It was this series of events – so obviously and complacently corrupt throughout the whole course of the narrative – the proved even more damaging to the American polity than the ruin of the economy. Justified by a timid Congress and excused by a compliant media, the Reagan Administration reduced the Constitution to a sheaf of commercial paper no more or less worthless than a promissory note signed by Donald Trump.

Even at this point it was clear that the democratic institutions of this country, the executive, the legislative, perhaps even the judicial, but certainly the Fourth Estate, were in a dangerous state of decline. That the author of such valueless paper might someday become president, or that in doing so he would outdistance every other politician in the history of the country in ludicrous, obscene buffoonery cannot at that point have troubled his darkest dreams.

Lapham is an unfailing critic of the hypocrisy and venality of American public life. He is a critic of liars, jobbers, placemen, and political operators in the august tradition of writers such as Mark Twain, I. F. Stone, and (some of his less savory prejudices excepted) H. L. Mencken. As such, the essays are a pleasure to read, not only for their analytical precision but also for the beauty of their composition. Lapham is a master of the form, perhaps to a greater degree than anyone now writing in the English language. The pieces contained in this volume with appeal to the attentive reader both in terms of content and craft.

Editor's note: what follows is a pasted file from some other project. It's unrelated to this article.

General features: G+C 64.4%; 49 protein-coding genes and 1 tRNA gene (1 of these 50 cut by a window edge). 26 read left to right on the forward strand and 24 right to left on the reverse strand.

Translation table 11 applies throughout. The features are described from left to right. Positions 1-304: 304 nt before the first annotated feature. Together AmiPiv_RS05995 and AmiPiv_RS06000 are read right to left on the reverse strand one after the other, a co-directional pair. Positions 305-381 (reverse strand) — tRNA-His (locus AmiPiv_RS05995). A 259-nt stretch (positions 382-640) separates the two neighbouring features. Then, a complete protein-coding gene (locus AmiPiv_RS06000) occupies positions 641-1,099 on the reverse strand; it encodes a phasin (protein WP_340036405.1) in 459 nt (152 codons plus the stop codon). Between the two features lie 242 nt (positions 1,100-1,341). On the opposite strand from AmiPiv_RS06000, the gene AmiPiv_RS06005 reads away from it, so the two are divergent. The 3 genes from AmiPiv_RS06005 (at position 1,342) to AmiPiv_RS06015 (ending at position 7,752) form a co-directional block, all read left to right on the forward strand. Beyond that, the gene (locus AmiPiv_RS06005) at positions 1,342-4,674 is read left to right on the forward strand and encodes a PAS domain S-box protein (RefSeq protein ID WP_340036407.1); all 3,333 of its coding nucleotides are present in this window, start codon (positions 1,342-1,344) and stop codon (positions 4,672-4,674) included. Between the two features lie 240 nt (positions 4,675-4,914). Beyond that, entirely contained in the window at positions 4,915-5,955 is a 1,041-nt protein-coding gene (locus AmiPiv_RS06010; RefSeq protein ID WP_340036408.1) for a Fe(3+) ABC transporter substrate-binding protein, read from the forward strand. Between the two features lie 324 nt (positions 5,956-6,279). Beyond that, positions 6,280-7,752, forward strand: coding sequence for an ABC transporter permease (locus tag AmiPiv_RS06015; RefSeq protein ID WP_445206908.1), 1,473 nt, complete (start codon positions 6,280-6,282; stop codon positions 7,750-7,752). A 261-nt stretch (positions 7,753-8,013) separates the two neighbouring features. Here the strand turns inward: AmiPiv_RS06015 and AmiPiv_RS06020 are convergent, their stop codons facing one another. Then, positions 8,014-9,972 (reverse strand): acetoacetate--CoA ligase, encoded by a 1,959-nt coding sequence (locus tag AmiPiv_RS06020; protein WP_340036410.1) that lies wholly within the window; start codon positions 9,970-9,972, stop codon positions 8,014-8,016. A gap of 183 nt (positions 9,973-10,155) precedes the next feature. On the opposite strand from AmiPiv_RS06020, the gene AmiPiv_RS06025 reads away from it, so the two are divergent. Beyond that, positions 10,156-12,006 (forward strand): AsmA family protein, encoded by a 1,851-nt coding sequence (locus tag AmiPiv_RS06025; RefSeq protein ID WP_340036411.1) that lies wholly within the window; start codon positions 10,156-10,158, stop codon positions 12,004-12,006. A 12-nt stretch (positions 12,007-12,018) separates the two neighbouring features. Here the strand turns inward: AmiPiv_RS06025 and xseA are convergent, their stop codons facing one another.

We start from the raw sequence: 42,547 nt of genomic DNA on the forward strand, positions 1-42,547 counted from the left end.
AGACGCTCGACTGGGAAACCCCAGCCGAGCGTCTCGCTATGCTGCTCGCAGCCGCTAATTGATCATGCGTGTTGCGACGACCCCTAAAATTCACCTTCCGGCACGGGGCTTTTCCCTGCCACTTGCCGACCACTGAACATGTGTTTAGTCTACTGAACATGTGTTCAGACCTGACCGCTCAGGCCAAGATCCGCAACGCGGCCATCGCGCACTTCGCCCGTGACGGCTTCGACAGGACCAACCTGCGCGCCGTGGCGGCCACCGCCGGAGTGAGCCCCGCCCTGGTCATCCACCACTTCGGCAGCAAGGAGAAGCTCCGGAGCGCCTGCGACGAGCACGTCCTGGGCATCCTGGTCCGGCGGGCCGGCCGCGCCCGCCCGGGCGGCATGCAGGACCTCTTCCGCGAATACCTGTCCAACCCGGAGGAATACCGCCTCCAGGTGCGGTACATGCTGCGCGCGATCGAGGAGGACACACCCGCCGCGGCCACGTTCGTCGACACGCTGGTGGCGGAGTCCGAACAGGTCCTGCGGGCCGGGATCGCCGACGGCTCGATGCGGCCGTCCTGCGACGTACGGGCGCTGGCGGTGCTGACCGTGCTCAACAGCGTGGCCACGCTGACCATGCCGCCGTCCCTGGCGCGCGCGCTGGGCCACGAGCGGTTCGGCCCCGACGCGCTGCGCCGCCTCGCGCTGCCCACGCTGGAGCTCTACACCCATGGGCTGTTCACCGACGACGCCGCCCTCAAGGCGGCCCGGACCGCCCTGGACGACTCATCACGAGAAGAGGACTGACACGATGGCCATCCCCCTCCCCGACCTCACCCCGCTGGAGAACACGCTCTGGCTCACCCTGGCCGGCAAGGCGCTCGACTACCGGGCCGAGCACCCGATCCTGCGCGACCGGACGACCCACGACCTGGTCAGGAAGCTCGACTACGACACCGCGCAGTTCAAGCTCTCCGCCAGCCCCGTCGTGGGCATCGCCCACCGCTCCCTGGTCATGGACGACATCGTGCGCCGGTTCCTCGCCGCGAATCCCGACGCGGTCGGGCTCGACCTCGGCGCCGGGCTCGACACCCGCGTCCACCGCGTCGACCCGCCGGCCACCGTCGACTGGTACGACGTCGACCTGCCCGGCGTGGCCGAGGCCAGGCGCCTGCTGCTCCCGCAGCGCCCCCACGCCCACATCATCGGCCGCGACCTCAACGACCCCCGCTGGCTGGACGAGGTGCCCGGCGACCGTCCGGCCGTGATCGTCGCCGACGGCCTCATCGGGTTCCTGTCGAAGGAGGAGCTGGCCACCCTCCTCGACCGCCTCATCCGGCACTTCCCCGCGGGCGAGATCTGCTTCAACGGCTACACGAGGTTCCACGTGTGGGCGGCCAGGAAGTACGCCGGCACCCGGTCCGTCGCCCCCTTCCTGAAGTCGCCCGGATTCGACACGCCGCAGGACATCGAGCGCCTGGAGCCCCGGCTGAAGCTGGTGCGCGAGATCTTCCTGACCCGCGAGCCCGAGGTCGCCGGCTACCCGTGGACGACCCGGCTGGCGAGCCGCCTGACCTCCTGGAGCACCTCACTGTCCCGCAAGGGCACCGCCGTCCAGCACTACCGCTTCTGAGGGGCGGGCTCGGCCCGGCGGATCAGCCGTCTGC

The varieties of democratic experience.

The varieties of democratic experience.